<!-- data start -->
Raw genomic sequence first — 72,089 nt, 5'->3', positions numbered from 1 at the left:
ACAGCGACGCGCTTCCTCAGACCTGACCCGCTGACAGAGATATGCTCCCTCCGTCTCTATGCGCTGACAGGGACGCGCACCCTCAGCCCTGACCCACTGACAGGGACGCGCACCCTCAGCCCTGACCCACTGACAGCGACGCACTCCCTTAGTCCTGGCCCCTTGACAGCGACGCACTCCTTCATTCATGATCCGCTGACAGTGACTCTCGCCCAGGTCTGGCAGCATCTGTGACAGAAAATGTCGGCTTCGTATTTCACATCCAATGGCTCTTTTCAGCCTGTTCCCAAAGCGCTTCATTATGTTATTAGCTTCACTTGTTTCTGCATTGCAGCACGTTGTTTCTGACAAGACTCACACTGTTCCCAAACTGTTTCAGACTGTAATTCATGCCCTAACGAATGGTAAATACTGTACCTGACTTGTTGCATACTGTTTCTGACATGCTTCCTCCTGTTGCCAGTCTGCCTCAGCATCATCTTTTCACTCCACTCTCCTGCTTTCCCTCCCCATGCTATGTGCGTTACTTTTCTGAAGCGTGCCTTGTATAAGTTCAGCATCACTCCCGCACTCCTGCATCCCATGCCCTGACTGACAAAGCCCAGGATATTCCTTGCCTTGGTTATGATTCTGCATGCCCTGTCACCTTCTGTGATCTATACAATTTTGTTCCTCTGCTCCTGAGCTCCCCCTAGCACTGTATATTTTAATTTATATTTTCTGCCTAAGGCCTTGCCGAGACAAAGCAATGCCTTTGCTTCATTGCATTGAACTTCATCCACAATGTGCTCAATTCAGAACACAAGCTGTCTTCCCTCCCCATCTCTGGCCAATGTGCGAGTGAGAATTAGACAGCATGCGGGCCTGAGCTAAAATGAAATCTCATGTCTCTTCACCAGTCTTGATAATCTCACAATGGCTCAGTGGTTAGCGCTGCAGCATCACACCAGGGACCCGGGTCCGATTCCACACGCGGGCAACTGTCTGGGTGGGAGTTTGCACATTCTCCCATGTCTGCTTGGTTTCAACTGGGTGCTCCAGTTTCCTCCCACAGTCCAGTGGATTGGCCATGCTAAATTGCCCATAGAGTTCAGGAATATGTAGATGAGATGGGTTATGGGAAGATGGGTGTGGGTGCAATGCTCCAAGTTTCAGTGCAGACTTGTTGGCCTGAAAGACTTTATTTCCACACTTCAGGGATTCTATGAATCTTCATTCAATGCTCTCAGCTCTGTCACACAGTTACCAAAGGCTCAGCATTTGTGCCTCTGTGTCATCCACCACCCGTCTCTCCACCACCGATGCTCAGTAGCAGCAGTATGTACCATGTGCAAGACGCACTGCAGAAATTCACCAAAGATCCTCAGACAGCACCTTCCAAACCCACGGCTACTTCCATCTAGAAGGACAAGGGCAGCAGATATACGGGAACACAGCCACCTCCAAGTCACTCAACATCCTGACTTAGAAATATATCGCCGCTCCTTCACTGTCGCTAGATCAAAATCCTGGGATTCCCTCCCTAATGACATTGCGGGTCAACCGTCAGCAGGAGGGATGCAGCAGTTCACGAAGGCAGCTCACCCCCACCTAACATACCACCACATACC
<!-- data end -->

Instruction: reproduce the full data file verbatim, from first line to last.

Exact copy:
Raw genomic sequence first — 72,089 nt, 5'->3', positions numbered from 1 at the left:
ACAGCGACGCGCTTCCTCAGACCTGACCCGCTGACAGAGATATGCTCCCTCCGTCTCTATGCGCTGACAGGGACGCGCACCCTCAGCCCTGACCCACTGACAGGGACGCGCACCCTCAGCCCTGACCCACTGACAGCGACGCACTCCCTTAGTCCTGGCCCCTTGACAGCGACGCACTCCTTCATTCATGATCCGCTGACAGTGACTCTCGCCCAGGTCTGGCAGCATCTGTGACAGAAAATGTCGGCTTCGTATTTCACATCCAATGGCTCTTTTCAGCCTGTTCCCAAAGCGCTTCATTATGTTATTAGCTTCACTTGTTTCTGCATTGCAGCACGTTGTTTCTGACAAGACTCACACTGTTCCCAAACTGTTTCAGACTGTAATTCATGCCCTAACGAATGGTAAATACTGTACCTGACTTGTTGCATACTGTTTCTGACATGCTTCCTCCTGTTGCCAGTCTGCCTCAGCATCATCTTTTCACTCCACTCTCCTGCTTTCCCTCCCCATGCTATGTGCGTTACTTTTCTGAAGCGTGCCTTGTATAAGTTCAGCATCACTCCCGCACTCCTGCATCCCATGCCCTGACTGACAAAGCCCAGGATATTCCTTGCCTTGGTTATGATTCTGCATGCCCTGTCACCTTCTGTGATCTATACAATTTTGTTCCTCTGCTCCTGAGCTCCCCCTAGCACTGTATATTTTAATTTATATTTTCTGCCTAAGGCCTTGCCGAGACAAAGCAATGCCTTTGCTTCATTGCATTGAACTTCATCCACAATGTGCTCAATTCAGAACACAAGCTGTCTTCCCTCCCCATCTCTGGCCAATGTGCGAGTGAGAATTAGACAGCATGCGGGCCTGAGCTAAAATGAAATCTCATGTCTCTTCACCAGTCTTGATAATCTCACAATGGCTCAGTGGTTAGCGCTGCAGCATCACACCAGGGACCCGGGTCCGATTCCACACGCGGGCAACTGTCTGGGTGGGAGTTTGCACATTCTCCCATGTCTGCTTGGTTTCAACTGGGTGCTCCAGTTTCCTCCCACAGTCCAGTGGATTGGCCATGCTAAATTGCCCATAGAGTTCAGGAATATGTAGATGAGATGGGTTATGGGAAGATGGGTGTGGGTGCAATGCTCCAAGTTTCAGTGCAGACTTGTTGGCCTGAAAGACTTTATTTCCACACTTCAGGGATTCTATGAATCTTCATTCAATGCTCTCAGCTCTGTCACACAGTTACCAAAGGCTCAGCATTTGTGCCTCTGTGTCATCCACCACCCGTCTCTCCACCACCGATGCTCAGTAGCAGCAGTATGTACCATGTGCAAGACGCACTGCAGAAATTCACCAAAGATCCTCAGACAGCACCTTCCAAACCCACGGCTACTTCCATCTAGAAGGACAAGGGCAGCAGATATACGGGAACACAGCCACCTCCAAGTCACTCAACATCCTGACTTAGAAATATATCGCCGCTCCTTCACTGTCGCTAGATCAAAATCCTGGGATTCCCTCCCTAATGACATTGCGGGTCAACCGTCAGCAGGAGGGATGCAGCAGTTCACGAAGGCAGCTCACCCCCACCTAACATACCACCACATACC